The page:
Woman of the Week: Laura

Laura is my oldest friend – we met in second grade as 7 and 8 year olds and have been running around together ever since. We’ve gone to the same schools up until college, and I’ve been so lucky to have such a steady friend for the past decade and a half! She’s studying to go into an amazing field and I’m inspired by her travels and her work ethic. This girl is so low-key about all the incredible adventures she’s done, I’m excited to have the chance to pick her brain about all the trips she’s taken so far. 

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1. Tell us about yourself.

I am starting my second year of a PhD program in Clinical Psychology at Arizona State University. 1 down, 5 to go… yay! I went to Emory University in Atlanta where I double majored in Psychology and Spanish, and subsequently, my interest in Spanish has prompted quite a few of my excursions. Furthermore, I come from a very international family so travel has always not only been enjoyable but also necessary. My parents were born and raised in England just outside of London. All of my extended family lives in that area as well. My parents moved from England to Holland, where my older brother was born, then to France, where I was born, then back to England, where one of my sisters was born, and then finally to the USA, where my last sister was born. Four kids, four countries turns out to be a good fun fact for silly introduction games and what not. Growing up we not only moved around a few times but also took many trips back across the pond to see family.

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2. Why do you travel?

I travel because I firmly believe the world is too beautiful to stay in the same small bubble. There is too much to experience and see. A lot of people are scared to make that first trip and be far away from home, but what they don’t realize is the value gained in coming back a different person. The things you believe are right or wrong, the things you think about yourself, the way you perceive others, and much more are all questioned through travel. Honestly, I think people need that.

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3. How do you balance travel and work?

When something is important to you, you find a way to make it work. For me, as a student, that means staying ahead on all of my work, strategically planning absences and holidays, and being frugal with my already small student income. I am lucky that I still have some flexibility because of the academic calendar.

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4. What is the best lesson you’ve learned from your trips?

I’ve learned a million and one lessons from my travels.  If I had to pick just one, it would be the value of knowing that the media often portrays the worst of different cultures and people outside of the US (and even within probably). Seeing for yourself that you can’t judge populations of people based on one news story is something that I think extrapolates to all things in life. In my field in particular, the need for culturally informed mental health professionals and programs is apparent. The biases of other people do not have to be your own – go and see for yourself and make your own judgements AFTER experiencing!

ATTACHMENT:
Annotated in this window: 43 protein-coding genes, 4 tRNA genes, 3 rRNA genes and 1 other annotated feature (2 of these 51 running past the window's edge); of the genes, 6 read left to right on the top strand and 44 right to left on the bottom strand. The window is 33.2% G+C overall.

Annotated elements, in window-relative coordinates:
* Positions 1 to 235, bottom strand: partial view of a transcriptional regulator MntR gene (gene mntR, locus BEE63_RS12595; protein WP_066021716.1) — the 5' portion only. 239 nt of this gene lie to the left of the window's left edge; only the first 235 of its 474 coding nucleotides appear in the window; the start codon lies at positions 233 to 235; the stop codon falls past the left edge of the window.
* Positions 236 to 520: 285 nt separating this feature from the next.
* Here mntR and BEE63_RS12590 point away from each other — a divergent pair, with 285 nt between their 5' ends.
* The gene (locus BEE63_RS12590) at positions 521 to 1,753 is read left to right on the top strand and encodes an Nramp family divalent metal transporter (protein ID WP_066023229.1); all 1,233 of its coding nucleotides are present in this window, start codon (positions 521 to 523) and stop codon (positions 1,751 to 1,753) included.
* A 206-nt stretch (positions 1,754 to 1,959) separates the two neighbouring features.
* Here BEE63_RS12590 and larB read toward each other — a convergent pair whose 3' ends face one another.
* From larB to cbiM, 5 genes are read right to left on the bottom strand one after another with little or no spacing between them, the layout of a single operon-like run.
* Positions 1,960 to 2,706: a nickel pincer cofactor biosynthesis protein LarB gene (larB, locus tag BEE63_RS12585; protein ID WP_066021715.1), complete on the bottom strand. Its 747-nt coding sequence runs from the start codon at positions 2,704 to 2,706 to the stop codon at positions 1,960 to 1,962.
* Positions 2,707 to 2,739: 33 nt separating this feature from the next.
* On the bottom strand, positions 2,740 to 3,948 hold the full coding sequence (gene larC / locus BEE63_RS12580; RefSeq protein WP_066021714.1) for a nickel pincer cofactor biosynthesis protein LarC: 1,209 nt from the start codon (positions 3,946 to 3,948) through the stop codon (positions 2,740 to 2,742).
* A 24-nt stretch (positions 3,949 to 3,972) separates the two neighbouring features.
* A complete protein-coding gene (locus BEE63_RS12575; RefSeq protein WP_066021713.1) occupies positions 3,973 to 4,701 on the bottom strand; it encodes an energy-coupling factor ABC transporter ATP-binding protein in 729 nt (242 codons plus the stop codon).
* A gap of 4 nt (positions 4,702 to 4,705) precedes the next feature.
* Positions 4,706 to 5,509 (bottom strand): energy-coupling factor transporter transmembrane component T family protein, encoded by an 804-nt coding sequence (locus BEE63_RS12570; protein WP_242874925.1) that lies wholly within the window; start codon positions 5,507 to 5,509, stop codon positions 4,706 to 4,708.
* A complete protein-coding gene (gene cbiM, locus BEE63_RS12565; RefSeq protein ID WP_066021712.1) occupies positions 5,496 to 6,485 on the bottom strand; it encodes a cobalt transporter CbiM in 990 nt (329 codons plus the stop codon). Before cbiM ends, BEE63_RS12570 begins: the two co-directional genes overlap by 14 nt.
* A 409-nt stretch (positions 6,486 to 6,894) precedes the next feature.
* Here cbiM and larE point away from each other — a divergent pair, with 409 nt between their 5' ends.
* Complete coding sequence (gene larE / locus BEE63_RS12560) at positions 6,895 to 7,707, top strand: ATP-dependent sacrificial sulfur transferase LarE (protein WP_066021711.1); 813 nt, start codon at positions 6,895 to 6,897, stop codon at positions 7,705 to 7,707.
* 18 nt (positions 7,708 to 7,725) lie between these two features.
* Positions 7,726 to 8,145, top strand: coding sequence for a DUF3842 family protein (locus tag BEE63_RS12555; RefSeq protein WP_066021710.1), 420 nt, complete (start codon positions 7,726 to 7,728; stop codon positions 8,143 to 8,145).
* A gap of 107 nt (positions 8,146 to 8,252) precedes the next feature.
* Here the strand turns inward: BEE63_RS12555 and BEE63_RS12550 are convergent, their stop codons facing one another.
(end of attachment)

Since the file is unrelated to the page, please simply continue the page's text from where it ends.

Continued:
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5. Tell us about your favorite travel experience.

Hmmm… that’s a hard one. After graduating college in December 2015, I did a trip to Europe to celebrate and spend time with some family. First I went to England to see aunts, uncles, cousins, and grandparents. From England I traveled to Belgium to meet up with my godmother who lives in Antwerp. After Belgium, I went to Spain to visit my Spanish host parents. Together we drove from the suburbs of Madrid down to Malaga for a few days. What made this one of my favorite experiences was that I was able to see so many people I care about. I love Europe because there are so many extraordinary places right next to each other, making travel much easier. However, at the same time it is frustrating because there is always more I want to see that is SO close comparatively but I can’t quite fit into the trip 😛

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6. If you could share one travel tip, what would it be?

Invest some time into the local culture of wherever you are. Venture out of the tourist area to get a sense of what life is like. Stay at hostels and ask the guides there for advice on where to go and how to be safe while doing it.


Thanks for reading! Want more travel tips from Laura and women like her?

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Sarah is a 24-year-old working in juvenile justice who loves to travel the world (if you haven't gathered that already). I'm a proud cat mom, coffee-addict, and Harry Potter fanatic with an over reliance on list-making. Welcome to my little slice of the internet, where I'll try to convince you that work and travel are NOT mutually exclusive.



4 thoughts on “Woman of the Week: Laura”

  • I love her point about how the media usually only portrays the worst of a country. Before I traveled to India by myself I got so much pushback and concern for my safety as a woman, and I had to remind people that expecting to go to India and be attacked would be like someone coming to the US and expecting to die in a mass shooting. Travel is such an amazing teacher for challenging our assumptions!

  • I’m with Carina on this one! This is a big reason why I started blogging in the first place. The way media represents “third world” countries is really sad. There is so much more than what we see in the media, and it’s important for people to travel to help break these negative stigmas.

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